Radical Housing Thoughts…

Posted on: 24th October 2023


These are my notes/ ideas BUT they cannot do justice to a 2 day conference. Made contacts and gained some ideas and motivation to keep trying!

Conference headlines/ Themes

Day 1 – Community Land & Finance

Key learning point for me was that The Church is stepping up to recognise and respond to the Housing Crisis. Nationally formed Church Housing Foundation to mobilise and equip the Church and connect with those who share our ambition to provide more high quality and truly affordable housing, supporting stronger communities.” There is also a Church Housing Association to directly meet housing need, focusing on the needs of the poorest; they are looking at new build and empty homes renovation. Finally, the Church has formed a Church Development Agency to provide a team of experts to support diocese wanting to get involved.

Church Contacts are: Beki Winter, Housing Enabler – b.winter@housingjustice.org and Nic Harris, Chaplain for Housing – nic.harris@bristol-cathedral.co.uk .

Other key messages were:

  • The system for providing homes is broken;
  • Immediate, rapid, large scale, unprecedented and far reaching action needed;
  • Smaller, local community activists need to be regarded as 1st responders and they need to be enabled to experiment so that small scale might become large scale, contributing to system change at local and National level;
  • Planning systems and many developers focus on building houses, flats etc but the system needs to switch to providing homes for all and building resilient communities;
  • Need to encourage and learn from experimental housing solutions, especially if from community led groups, then expand what works at scale;
  • Need to ensure that work to solve the Housing Crisis doesn’t worsen the Climate Crisis – so must not rely on cement/ concrete based housing solutions due to high emissions of CO2 to produce.

Links to Explore

  • Aster Housing as potential Registered Housing Partner.
  • Whether our local vicar wants to become part of our Land Trust and look to facilitate meeting local housing need in Lands End Peninsula;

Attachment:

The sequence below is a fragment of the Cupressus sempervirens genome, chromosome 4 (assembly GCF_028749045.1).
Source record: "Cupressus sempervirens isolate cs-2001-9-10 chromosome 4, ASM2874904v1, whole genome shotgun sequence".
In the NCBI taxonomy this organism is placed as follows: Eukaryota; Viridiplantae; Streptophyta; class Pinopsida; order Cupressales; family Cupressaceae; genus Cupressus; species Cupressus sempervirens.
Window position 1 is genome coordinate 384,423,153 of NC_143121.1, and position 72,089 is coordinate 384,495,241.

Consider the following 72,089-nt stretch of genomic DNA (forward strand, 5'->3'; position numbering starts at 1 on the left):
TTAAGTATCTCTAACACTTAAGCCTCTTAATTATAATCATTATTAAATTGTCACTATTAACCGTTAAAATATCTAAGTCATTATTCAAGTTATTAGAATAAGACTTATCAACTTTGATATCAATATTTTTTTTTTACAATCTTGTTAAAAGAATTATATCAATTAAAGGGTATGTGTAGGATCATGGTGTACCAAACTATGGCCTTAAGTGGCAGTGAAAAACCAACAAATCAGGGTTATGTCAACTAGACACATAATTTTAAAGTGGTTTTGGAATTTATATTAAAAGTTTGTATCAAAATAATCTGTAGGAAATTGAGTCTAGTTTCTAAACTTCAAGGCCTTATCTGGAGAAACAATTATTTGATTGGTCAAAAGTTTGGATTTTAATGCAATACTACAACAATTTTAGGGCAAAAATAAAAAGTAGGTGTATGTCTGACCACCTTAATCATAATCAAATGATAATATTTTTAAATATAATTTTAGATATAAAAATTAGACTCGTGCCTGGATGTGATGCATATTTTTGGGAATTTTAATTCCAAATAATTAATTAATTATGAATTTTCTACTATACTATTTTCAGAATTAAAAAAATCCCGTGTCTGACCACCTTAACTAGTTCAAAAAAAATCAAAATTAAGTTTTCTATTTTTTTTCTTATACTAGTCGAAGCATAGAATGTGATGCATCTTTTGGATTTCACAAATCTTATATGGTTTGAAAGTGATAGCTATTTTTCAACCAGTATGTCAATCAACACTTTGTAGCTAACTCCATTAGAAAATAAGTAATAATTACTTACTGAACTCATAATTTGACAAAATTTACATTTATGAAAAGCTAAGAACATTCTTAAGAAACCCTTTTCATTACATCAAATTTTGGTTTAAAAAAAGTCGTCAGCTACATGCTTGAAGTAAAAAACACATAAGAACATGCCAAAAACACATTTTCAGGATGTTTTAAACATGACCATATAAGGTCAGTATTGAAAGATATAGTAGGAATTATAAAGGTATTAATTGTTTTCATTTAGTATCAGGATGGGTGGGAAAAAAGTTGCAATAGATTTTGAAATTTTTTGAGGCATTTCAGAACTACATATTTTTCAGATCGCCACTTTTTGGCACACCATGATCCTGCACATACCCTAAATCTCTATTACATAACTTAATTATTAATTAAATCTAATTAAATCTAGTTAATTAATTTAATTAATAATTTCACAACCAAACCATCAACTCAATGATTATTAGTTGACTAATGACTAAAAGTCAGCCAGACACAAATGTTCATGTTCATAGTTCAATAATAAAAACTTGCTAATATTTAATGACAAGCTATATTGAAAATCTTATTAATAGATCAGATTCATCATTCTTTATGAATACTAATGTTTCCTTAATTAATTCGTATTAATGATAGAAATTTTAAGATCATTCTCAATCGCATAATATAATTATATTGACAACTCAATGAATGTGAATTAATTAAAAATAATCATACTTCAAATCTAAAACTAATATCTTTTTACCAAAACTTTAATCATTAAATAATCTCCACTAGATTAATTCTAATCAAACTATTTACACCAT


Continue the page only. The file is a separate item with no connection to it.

• Investigate Housing Growth Partnership, a social impact equity investor, backed by Lloyds – Housing Growth Partnership
  • Sussex Councils have set up a resourced/ staffed Community Housing Hub, to support community led housing in its many forms. Could Cornwall Council look towards a similar idea – maybe talk to Sussex Councils?

Call To Action from Radicals

Day 2 – Homelessness, Care & Inclusion Resilience

Key thoughts from day re reducing homelessness

  • Find out the numbers of single, homeless people in Cornwall and what funds are being spent to house them in emergency accommodation; (Told temporary accommodation placements in England are the highest they have been for 18 years)
  • Need to shift Council spending from providing temporary housing solutions to permanent homes, at scale and rapidly;
  • There is a need for 1 bedroom homes – myth is that they are not necessary, perpetuated by funding and business model of many housing associations and councils;
  • Need to explore several organisations that might be able to help in some way –
    • We Can Make – looking at fitting small homes in unlikely places, including work to increase density on some housing estates, with current residents engagement/ support;
    • Crisis – charity aspiring to end homelessness;
    • Homes for Cathy – organisation supporting those working towards goal of ending homelessness;
    • Oasis Trust – specifically Steve Chalke – has worked over many years to address homelessness.

Key thoughts re homes for families and individuals with Special Needs

We had a few wheelchair using speakers address us and an NHS England speaker considering the needs of those with autism or learning disabilities. A huge need to look at accessible housing to meet their needs and move away to people being offered a ‘placement’ or finding themselves in institutions, not homes. Also relevant to the ‘bed blocking’ conversations as if more homes were suitable for a range of physical needs, more would be able to return without awaiting adaptations.

There are over 100,000 wheel chair users in the UK – some on their own, some as part of families and they seek housing solutions that are good for those needing to get around a home in a wheel chair but that do not render the home inappropriate to non wheel chair users.